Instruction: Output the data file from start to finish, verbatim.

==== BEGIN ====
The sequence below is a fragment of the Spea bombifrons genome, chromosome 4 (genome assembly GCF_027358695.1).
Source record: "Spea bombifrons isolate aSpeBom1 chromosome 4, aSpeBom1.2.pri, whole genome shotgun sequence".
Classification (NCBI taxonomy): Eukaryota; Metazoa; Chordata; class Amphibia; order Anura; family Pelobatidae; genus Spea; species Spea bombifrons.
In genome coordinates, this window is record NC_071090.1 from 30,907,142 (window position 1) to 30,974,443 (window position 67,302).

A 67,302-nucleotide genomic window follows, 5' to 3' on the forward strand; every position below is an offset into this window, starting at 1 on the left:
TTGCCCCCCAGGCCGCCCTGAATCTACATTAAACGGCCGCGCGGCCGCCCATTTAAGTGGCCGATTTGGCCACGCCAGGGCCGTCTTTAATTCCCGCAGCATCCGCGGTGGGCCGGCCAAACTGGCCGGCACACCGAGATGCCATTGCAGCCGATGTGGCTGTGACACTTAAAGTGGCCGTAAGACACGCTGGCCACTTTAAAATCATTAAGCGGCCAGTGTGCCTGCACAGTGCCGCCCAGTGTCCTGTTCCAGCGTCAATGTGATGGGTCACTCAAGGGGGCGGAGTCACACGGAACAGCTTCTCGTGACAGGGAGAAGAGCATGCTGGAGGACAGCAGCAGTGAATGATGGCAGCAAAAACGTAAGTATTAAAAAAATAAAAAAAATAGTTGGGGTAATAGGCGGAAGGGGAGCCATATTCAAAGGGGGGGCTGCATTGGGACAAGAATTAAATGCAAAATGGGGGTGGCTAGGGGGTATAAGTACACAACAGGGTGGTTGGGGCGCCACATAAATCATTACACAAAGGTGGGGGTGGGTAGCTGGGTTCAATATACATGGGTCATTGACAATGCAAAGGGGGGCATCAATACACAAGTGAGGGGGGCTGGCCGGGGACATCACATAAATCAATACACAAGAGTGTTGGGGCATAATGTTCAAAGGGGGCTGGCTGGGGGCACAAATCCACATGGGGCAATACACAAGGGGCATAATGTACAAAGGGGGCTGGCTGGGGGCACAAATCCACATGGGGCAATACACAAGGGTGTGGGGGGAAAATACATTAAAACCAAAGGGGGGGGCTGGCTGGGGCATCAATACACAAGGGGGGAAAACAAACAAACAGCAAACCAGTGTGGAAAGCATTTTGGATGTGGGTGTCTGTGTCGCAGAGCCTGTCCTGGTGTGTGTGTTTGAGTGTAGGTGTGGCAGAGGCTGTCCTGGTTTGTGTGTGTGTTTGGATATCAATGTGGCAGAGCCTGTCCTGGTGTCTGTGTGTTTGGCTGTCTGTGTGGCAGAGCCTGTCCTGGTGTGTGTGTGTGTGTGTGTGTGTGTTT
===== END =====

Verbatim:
The sequence below is a fragment of the Spea bombifrons genome, chromosome 4 (genome assembly GCF_027358695.1).
Source record: "Spea bombifrons isolate aSpeBom1 chromosome 4, aSpeBom1.2.pri, whole genome shotgun sequence".
Classification (NCBI taxonomy): Eukaryota; Metazoa; Chordata; class Amphibia; order Anura; family Pelobatidae; genus Spea; species Spea bombifrons.
In genome coordinates, this window is record NC_071090.1 from 30,907,142 (window position 1) to 30,974,443 (window position 67,302).

A 67,302-nucleotide genomic window follows, 5' to 3' on the forward strand; every position below is an offset into this window, starting at 1 on the left:
TTGCCCCCCAGGCCGCCCTGAATCTACATTAAACGGCCGCGCGGCCGCCCATTTAAGTGGCCGATTTGGCCACGCCAGGGCCGTCTTTAATTCCCGCAGCATCCGCGGTGGGCCGGCCAAACTGGCCGGCACACCGAGATGCCATTGCAGCCGATGTGGCTGTGACACTTAAAGTGGCCGTAAGACACGCTGGCCACTTTAAAATCATTAAGCGGCCAGTGTGCCTGCACAGTGCCGCCCAGTGTCCTGTTCCAGCGTCAATGTGATGGGTCACTCAAGGGGGCGGAGTCACACGGAACAGCTTCTCGTGACAGGGAGAAGAGCATGCTGGAGGACAGCAGCAGTGAATGATGGCAGCAAAAACGTAAGTATTAAAAAAATAAAAAAAATAGTTGGGGTAATAGGCGGAAGGGGAGCCATATTCAAAGGGGGGGCTGCATTGGGACAAGAATTAAATGCAAAATGGGGGTGGCTAGGGGGTATAAGTACACAACAGGGTGGTTGGGGCGCCACATAAATCATTACACAAAGGTGGGGGTGGGTAGCTGGGTTCAATATACATGGGTCATTGACAATGCAAAGGGGGGCATCAATACACAAGTGAGGGGGGCTGGCCGGGGACATCACATAAATCAATACACAAGAGTGTTGGGGCATAATGTTCAAAGGGGGCTGGCTGGGGGCACAAATCCACATGGGGCAATACACAAGGGGCATAATGTACAAAGGGGGCTGGCTGGGGGCACAAATCCACATGGGGCAATACACAAGGGTGTGGGGGGAAAATACATTAAAACCAAAGGGGGGGGCTGGCTGGGGCATCAATACACAAGGGGGGAAAACAAACAAACAGCAAACCAGTGTGGAAAGCATTTTGGATGTGGGTGTCTGTGTCGCAGAGCCTGTCCTGGTGTGTGTGTTTGAGTGTAGGTGTGGCAGAGGCTGTCCTGGTTTGTGTGTGTGTTTGGATATCAATGTGGCAGAGCCTGTCCTGGTGTCTGTGTGTTTGGCTGTCTGTGTGGCAGAGCCTGTCCTGGTGTGTGTGTGTGTGTGTGTGTGTGTTT